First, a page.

I'm a pretty law-abiding guy. I pay my taxes. I obey the speed limits (within the 5 mph margin of error we always hope traffic cops will grant us). I don't torture animals, I've never kidnapped an ex-lover, my high school episodes of vandalism were limited to toilet papering houses and throwing an occasional egg, and (although I fully support the right to do so) I don't even smoke pot or take any recreational drugs except for alcohol, chocolate, and caffeine.
I am also supportive in general of intellectual property rights. I understand why the Recording Industry Association of America (RIAA) went after the guys who ran Napster.
But now the RIAA calls ME a criminal, and to paraphrase the eminently twisted philosopher Dee Snider, I'm not gonna take it. At least, I won't take it quietly.
What have I done to offend the RIAA? I have, gasp, actually taken CDs that I purchased and copied them onto my computer
. I have NOT made them available on-line. I do not file share.
I have downloaded about four albums in my entire life -- all ones made available for free legal download by the groups. Hell, when Radiohead released their latest album and said "name your price," I put $10 on the digital barrelhead when I could have downloaded it legally for free. I buy CDs. I buy a lot of them. Dozens in a year.
So I resent being told that making a copy for personal use is criminal activity. Why do I copy them? So I can listen to them while I'm surfing the web, blogging, playing games, whatever on my PC, which is located in a different room from my stereo. Yeah, I could just stick the CD into the drive and play it, but having it on the hard drive frees up the CD-drive for a computer game. Importantly, it also allows us all to make a copy of a song from a CD that we can load on our MP3 players.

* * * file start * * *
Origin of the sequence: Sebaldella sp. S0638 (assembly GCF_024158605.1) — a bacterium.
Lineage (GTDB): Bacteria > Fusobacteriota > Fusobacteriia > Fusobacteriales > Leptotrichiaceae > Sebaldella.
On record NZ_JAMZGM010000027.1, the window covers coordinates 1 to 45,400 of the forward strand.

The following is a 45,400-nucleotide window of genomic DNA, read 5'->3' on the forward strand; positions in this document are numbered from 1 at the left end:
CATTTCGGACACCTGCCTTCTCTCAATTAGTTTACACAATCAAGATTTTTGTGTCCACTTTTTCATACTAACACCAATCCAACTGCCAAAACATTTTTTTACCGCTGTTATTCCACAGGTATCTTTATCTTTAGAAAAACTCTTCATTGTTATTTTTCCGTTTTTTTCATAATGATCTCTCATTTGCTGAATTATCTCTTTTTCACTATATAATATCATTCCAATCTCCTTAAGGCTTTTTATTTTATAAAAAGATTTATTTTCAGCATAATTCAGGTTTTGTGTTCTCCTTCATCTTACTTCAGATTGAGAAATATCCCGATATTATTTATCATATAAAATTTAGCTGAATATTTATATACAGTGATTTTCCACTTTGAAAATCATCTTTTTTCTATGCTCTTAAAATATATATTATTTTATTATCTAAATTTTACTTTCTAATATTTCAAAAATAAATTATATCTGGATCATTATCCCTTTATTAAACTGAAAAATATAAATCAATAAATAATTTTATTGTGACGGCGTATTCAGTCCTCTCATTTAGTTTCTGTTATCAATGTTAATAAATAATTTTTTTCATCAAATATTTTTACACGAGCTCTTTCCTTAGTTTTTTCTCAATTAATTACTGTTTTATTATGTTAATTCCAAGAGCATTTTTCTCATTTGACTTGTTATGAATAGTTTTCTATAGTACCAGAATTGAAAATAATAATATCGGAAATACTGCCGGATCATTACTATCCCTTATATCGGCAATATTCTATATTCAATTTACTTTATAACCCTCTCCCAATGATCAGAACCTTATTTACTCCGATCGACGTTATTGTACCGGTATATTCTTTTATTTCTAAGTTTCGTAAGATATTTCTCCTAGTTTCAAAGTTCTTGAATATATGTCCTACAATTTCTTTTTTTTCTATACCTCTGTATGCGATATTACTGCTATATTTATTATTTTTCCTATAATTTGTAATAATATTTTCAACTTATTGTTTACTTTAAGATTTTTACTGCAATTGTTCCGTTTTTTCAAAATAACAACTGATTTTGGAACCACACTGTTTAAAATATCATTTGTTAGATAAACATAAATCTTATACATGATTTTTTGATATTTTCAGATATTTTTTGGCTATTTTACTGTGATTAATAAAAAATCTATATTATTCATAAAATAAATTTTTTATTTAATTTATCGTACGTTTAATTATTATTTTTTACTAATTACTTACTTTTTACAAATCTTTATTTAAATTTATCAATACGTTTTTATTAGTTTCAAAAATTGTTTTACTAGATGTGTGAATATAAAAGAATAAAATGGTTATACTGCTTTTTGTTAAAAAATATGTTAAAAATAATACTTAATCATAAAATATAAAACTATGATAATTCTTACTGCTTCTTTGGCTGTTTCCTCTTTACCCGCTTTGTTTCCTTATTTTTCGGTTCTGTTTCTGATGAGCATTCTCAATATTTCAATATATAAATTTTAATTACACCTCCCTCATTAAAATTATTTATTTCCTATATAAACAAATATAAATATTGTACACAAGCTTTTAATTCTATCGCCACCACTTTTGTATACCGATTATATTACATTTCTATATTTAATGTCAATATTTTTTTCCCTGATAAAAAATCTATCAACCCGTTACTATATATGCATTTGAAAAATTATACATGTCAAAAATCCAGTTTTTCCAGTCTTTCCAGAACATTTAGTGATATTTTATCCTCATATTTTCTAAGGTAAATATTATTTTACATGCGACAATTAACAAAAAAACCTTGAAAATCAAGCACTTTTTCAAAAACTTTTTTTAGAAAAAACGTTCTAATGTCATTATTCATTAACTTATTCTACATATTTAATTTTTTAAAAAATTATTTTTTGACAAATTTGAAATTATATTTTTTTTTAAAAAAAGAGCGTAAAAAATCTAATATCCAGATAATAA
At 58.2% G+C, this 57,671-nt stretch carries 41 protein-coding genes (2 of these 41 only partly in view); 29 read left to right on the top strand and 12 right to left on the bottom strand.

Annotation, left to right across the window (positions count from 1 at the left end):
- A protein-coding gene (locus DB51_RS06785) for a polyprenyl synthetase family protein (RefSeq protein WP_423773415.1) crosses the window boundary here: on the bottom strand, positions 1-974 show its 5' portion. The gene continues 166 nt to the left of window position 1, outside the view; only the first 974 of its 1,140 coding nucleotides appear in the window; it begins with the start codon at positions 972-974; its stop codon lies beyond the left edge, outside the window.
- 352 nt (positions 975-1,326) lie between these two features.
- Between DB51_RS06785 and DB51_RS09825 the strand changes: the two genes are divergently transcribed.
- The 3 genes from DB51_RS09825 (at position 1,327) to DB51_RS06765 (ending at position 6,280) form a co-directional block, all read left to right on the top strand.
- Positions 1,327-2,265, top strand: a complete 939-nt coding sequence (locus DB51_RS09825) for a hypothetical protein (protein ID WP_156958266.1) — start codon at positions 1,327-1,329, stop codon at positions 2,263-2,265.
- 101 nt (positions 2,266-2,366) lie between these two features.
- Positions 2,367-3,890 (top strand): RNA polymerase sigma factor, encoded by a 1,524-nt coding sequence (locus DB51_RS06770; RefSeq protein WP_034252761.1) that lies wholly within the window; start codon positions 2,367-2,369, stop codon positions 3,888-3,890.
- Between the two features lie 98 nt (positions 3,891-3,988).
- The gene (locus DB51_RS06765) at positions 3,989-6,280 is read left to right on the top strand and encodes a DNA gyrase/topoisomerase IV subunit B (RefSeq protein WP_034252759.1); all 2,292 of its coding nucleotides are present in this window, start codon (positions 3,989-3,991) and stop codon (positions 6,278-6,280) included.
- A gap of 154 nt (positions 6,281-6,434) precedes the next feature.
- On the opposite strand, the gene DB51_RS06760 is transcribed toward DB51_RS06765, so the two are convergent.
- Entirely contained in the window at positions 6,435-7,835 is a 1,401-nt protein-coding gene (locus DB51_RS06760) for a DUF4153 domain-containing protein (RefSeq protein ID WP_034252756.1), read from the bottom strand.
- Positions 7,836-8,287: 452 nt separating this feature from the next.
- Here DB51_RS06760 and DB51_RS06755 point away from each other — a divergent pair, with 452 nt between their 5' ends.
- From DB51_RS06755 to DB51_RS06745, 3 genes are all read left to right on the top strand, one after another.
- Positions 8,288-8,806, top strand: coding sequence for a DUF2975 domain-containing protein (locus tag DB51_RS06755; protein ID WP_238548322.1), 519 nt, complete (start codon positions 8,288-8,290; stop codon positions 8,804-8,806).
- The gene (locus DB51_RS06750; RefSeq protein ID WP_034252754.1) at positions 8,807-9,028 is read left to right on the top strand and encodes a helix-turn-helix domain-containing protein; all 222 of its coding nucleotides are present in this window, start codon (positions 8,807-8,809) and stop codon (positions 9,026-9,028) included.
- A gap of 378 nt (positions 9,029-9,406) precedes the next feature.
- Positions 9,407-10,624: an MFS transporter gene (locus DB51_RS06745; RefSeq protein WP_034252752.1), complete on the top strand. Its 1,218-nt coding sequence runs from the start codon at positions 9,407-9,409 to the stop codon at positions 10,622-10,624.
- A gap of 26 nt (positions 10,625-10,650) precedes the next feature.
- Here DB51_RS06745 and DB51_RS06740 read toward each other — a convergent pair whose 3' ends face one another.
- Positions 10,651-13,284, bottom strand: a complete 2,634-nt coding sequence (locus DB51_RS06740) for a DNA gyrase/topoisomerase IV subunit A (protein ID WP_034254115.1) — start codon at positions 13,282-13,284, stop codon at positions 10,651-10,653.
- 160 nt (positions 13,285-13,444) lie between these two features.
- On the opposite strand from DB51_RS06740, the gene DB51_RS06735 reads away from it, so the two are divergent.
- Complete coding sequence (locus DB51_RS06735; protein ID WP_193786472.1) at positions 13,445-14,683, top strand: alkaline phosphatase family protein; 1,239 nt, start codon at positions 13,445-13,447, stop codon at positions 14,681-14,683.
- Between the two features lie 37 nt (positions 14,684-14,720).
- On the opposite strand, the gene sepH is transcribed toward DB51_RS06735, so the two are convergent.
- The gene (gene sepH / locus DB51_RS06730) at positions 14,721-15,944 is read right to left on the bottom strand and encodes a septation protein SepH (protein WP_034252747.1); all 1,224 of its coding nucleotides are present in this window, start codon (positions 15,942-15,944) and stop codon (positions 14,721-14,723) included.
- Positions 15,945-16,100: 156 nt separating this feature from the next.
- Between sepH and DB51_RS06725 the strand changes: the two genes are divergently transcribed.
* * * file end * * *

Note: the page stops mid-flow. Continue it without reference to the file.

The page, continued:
How is this different from copying a vinyl album onto a cassette so you could listen to it on your car stereo or on your Sony Walkman? Yes, I understand that if it's on the computer it could be swapped on-line. And I don't really care if RIAA goes after people doing that. But it is absurd to argue against the long-established practice of copying something you purchased legally to listen to on a different format.
I do not cheer when I see news like this - album sales in 2007 declined 9.5%
. I LIKE music, I like buying CDs rather than (legally) downloading individual songs because I prefer listening to music in album-sized chunks. And I know that many many artists, producers, etc do not approve of the RIAA's single-minded and counter-productive campaign to make criminals out of their customers in such a way.
But it doesn't win the RIAA support among those of us who understand their concerns when they make such absurd logical and legal overreaches in their flailing, desperate attempts to adapt to a new media.